Researchers from ICFO have invented a cost-effective, portable, and compact on-chip light microscope that has the potential to perform ultra sensitive analysis of transparent objects.
Large field of view interferometric microscope can detect single protein layers (Credit: ICFO)
Phase contrast, holographic, or differential interference contrast (DIC) microscopes are often used to create “visible”, otherwise “invisible”, objects that are transparent. This invention has made room for studying and understanding the characterization of appropriate structures like protein layers or biological cells. Carl Zeiss developed the DIC microscope several decades ago, and this microscope has extreme popularity in this field.
These techniques have proven to be limited in regard to depth-of-field (DOF) and field-of-view (FOV), despite the fact that they have provided high resolution and sensitivity. This limitation is indeed a drawback when speaking of bigger samples, where a scanning method is time consuming and mandatory. A trade-off will always be there when attempting to enhance one parameter with a particular combination of lenses, the other eventually deteriorates. Recent research focuses on creating microscopes devoid of objectives or optical lenses, which could provide unparalleled FOV while maintaining reasonable resolution and sensitivity.
Science Advances has published a paper in which ICFO researchers Roland Terborg, Josselin Pello, Ilaria Mannelli, UPC Prof. at ICFO Juan P. Torres and ICREA Prof. at ICFO Valerio Pruneri, have together developed a unique on-chip microscope, which is compact and cost-effective. This new microscope has been built with consumer electronic products that can simultaneously measure nanometer-thick changes over a large volume (0.5 cm^3) in glass and other transparent objects.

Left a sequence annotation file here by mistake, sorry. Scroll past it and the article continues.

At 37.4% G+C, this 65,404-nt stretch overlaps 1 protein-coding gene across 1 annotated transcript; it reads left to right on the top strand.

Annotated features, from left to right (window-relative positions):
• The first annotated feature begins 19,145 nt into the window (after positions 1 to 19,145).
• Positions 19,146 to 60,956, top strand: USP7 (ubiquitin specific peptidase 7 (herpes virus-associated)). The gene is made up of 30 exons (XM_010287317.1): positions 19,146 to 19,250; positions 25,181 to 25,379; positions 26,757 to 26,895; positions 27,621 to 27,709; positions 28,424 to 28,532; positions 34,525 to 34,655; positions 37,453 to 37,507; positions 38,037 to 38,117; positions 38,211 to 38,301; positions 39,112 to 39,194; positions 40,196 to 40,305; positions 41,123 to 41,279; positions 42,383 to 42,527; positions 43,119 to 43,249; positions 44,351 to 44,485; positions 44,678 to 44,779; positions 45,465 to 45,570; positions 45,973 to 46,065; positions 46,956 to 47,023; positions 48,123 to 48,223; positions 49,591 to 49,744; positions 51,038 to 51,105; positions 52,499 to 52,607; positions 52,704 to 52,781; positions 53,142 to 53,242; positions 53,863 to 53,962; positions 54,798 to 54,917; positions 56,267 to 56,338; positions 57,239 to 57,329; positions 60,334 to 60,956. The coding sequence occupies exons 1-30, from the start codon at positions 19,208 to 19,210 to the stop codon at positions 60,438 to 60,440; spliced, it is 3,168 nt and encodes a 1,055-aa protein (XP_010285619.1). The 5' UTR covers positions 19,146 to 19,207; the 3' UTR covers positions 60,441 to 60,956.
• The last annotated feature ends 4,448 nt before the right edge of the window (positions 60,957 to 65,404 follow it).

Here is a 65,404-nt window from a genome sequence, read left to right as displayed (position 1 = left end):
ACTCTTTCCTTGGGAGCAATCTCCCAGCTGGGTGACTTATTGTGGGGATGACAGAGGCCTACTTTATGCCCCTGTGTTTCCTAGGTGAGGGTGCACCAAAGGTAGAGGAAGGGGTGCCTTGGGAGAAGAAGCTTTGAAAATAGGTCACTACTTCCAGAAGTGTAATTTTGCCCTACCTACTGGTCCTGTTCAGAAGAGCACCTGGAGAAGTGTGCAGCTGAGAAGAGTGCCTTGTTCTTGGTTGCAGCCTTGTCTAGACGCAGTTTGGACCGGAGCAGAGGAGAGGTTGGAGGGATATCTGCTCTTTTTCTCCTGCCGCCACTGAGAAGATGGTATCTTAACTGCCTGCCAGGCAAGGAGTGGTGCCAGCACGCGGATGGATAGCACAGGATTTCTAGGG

A large FOV interferometric on-chip lens free microscope (LIM) has been created by the researchers based on a unique design with an extremely axial sensitivity and DOF. The team used an appropriate technique that is utilized in microarray platforms to identify proteins without any labels.
The challenge of developing a lens-free microscope to detect single protein layers (less than 1nm of optical path difference) seemed rather difficult at the beginning. But as we started to develop the device, everything seemed to fit in very well surpassing our expectations! Instead of having to use very expensive components, we discovered that we could actually use consumer end products without a significant decrease in its sensitivity.
Roland Terborg, Researcher, ICFO
The researchers used collimated polarized light to reconstruct the image. This light was used to shine through the transparent sample in order to study and examine the phase shift and interference intensity pattern, a method referred to as phase-shifting interferometry (PSI).
As UPC Prof at ICFO Juan P. Torres states,
“any slight refractive index change introduced by an impurity in the sample is translated into a phase difference and thus an intensity variation in the pattern, showing the contours and therefore size of the irregularity”.
The device means a major step forward for light microscopy techniques, especially for microarray platforms since it could definitely be used as a point-of-care tool in the diagnosis and treatment of major diseases such as Sepsis, a critical area where fast and accurate results can translate into life changing health outcomes for individuals. We are also thrilled by the fact that this will be part of the Sixsenso spin-off project portfolio including similar devices for detection of particulates and micro-organisms.
Valerio Pruneri, ICREA
The new device developed by the team has been shown to be compact, cost-effective, and highly appropriate for point-of-care applications, making it a perfect device to integrate into cameras of tablets or smart phones. This device can also be used to identify and scan transparent surfaces or objects.